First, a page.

Exploring gRPC details with WireShark


In the previous article, we learned how to capture gRPC traffic using Wireshark. In this article, we will delve deeper into some details of gRPC. I am using the official example of gRPC grpc-go/examples/helloworld.

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Packet Capturing Details

gRPC combines HTTP/2 and Protocol Buffers, making packet capturing more convenient when you understand these aspects. For instance, when capturing packets with Wireshark, manually set unrecognized HTTP/2 protocols as HTTP/2 (otherwise, it will be parsed as binary over TCP). Also, note that when viewing HTTP/2, do not expect JSON data display (protobuf uses its own compression algorithm).

Overview of a gRPC Call

gRPC Call Overview [Image - gRPC Call Overview]

From the above image, you can see that in the helloworld gRPC scenario, multiple HTTP2 requests occur when the client calls the server. This can generally be categorized as: Magic->Settings->Headers->Data->Settings->Window-update, Ping->Ping->Headers, Data, Headers->Window_update, ping->Ping.


From the gRPC call overview image, you can observe two instances of Settings configurations with identical data. The specific data is as follows:

The screenshot of gRPC request Headers reveals some details:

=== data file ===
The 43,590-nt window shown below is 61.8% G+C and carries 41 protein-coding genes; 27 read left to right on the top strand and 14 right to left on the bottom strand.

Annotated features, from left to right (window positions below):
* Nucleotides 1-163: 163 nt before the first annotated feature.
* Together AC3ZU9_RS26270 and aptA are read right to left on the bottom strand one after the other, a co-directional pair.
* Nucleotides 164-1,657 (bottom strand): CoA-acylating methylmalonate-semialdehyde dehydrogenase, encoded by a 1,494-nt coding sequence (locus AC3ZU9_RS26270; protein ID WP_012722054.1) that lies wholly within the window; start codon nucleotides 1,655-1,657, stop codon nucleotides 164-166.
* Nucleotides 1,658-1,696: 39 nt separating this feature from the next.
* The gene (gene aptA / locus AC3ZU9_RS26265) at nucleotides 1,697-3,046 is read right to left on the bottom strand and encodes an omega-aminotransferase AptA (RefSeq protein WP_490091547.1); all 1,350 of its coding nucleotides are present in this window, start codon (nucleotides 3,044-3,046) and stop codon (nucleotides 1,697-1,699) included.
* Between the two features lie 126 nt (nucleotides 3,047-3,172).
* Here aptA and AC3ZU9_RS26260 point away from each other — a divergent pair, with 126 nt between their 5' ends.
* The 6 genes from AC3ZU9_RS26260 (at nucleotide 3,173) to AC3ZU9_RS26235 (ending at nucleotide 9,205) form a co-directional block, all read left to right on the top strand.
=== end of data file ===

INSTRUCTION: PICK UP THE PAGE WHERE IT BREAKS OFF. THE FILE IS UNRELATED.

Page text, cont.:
1. The Header data of HTTP/2 is compressed.
  2. Headers include method (POST), scheme (http), path (/helloword.Greeter/SayHello), content-type (application/grpc), and more.



The Headers section primarily consists of data related to the client’s request to the server, while the Data section involves the server sending data to the client.


Another Settings Configuration

The second Settings configuration is almost identical to the first, except for the ACK flag being set to True.

Window_update, Ping

In an HTTP/2 request, two stream blocks can be included.


Ping (Pong)

When the client sends a ping request to the server, the server responds with a pong. The ping shown above is initiated by the client, while the subsequent ping is initiated by the server.


The data here represents what the server sends to the client (including header and body), as shown in the following screenshot.

Window_update, Ping

It’s evident that not only can the client initiate a ping to the server, but the server can also ping the client in return.


Another Ping (Pong)

After the server initiates a ping operation, the client responds with a pong.



By capturing a gRPC helloworld scenario, this article traced the potential data flow process of a gRPC call. Combining theoretical knowledge of gRPC with the packet capturing content in this article should provide a better understanding of gRPC (focusing on HTTP/2 technology).


Licensed under CC BY-NC-SA 4.0
Last updated on May 29, 2024 16:31 CST
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